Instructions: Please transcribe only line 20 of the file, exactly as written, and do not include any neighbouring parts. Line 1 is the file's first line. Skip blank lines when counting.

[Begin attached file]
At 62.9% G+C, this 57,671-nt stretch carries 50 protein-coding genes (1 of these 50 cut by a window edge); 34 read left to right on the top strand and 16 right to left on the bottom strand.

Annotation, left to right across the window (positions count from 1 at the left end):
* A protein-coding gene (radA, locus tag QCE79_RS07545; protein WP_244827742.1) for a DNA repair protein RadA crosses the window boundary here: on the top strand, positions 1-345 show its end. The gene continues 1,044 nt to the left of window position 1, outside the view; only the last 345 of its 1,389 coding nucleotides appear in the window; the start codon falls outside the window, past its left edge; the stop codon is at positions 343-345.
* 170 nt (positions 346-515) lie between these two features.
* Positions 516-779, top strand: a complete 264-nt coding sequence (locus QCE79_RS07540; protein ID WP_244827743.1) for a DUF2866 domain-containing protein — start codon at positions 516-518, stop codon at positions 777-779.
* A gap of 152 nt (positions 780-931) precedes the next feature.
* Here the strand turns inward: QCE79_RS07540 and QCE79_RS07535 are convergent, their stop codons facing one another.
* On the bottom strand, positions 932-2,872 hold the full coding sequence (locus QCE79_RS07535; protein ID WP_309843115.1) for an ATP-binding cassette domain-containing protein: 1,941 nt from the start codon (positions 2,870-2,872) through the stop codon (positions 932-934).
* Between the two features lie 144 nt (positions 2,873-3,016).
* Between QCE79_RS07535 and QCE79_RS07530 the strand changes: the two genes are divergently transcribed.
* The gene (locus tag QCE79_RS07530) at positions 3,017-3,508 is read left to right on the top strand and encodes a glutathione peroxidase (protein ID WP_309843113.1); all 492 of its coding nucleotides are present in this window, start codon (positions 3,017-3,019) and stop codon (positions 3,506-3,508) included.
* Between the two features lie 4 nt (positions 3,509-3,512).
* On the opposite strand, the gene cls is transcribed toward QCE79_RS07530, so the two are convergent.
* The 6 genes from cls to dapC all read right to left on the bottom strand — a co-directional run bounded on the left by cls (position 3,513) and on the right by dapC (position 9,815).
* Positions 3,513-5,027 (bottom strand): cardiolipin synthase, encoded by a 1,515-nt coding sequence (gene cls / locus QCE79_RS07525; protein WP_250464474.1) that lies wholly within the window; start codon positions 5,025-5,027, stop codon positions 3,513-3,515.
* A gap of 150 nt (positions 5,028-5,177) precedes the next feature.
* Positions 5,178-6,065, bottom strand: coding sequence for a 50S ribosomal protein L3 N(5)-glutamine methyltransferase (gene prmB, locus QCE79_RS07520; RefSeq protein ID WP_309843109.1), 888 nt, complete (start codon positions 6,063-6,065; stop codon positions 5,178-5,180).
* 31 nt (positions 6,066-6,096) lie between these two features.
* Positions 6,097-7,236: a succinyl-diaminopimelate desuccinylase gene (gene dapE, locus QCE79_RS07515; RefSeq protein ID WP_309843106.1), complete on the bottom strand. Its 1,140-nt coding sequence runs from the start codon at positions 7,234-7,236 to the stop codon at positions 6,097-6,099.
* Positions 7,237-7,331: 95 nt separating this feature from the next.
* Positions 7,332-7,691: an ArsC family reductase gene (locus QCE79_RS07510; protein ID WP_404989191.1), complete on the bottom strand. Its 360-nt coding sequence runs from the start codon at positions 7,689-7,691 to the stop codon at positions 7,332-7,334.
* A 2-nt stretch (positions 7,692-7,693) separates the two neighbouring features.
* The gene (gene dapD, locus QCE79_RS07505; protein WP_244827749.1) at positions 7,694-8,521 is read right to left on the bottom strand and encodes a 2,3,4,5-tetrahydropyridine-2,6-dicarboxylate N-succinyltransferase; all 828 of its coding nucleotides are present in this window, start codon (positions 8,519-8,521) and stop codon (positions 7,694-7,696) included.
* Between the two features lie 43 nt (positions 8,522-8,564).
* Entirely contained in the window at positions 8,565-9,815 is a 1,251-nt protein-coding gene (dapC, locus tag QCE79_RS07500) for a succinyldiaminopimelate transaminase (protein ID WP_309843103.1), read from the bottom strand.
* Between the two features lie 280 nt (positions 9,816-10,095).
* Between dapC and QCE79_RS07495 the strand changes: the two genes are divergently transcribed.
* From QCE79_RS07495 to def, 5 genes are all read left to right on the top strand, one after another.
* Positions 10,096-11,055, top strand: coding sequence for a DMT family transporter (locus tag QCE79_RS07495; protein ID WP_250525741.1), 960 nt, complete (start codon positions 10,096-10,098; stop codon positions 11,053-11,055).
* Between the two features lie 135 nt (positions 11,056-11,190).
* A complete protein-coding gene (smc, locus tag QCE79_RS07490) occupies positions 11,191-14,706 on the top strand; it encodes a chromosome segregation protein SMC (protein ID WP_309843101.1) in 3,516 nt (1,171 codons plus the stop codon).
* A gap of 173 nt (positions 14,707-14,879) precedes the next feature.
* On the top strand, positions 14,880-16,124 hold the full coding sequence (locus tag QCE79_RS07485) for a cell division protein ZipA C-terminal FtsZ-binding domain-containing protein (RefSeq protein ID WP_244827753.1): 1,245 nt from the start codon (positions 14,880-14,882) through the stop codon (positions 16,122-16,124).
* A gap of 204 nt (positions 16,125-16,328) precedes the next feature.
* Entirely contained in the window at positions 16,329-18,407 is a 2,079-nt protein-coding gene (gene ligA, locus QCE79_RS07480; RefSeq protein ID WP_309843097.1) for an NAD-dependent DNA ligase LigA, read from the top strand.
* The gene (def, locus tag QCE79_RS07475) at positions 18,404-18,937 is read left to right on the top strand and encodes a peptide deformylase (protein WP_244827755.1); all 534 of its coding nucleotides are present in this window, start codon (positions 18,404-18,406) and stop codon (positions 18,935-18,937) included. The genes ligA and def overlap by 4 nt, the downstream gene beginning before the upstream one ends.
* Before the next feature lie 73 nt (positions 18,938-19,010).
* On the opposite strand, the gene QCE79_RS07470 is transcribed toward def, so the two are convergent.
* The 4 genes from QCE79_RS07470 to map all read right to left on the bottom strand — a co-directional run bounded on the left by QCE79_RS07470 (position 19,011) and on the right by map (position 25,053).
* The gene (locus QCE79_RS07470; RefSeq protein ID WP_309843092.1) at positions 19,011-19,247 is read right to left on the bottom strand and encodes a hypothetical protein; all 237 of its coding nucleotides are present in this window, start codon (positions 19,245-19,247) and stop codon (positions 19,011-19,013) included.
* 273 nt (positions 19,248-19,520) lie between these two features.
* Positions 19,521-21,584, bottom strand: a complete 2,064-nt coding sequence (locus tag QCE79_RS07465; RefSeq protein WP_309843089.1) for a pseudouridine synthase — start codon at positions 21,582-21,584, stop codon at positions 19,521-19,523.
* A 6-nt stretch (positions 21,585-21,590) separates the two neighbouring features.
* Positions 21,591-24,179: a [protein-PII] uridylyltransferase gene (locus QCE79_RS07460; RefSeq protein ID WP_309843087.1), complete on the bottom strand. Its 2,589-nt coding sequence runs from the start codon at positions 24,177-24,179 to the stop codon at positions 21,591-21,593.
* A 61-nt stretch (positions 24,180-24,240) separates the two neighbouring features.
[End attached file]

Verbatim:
* Positions 7,237-7,331: 95 nt separating this feature from the next.